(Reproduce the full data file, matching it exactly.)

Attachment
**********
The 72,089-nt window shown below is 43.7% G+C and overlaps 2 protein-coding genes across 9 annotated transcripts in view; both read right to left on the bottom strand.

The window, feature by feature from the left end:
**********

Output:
The 72,089-nt window shown below is 43.7% G+C and overlaps 2 protein-coding genes across 9 annotated transcripts in view; both read right to left on the bottom strand.

The window, feature by feature from the left end: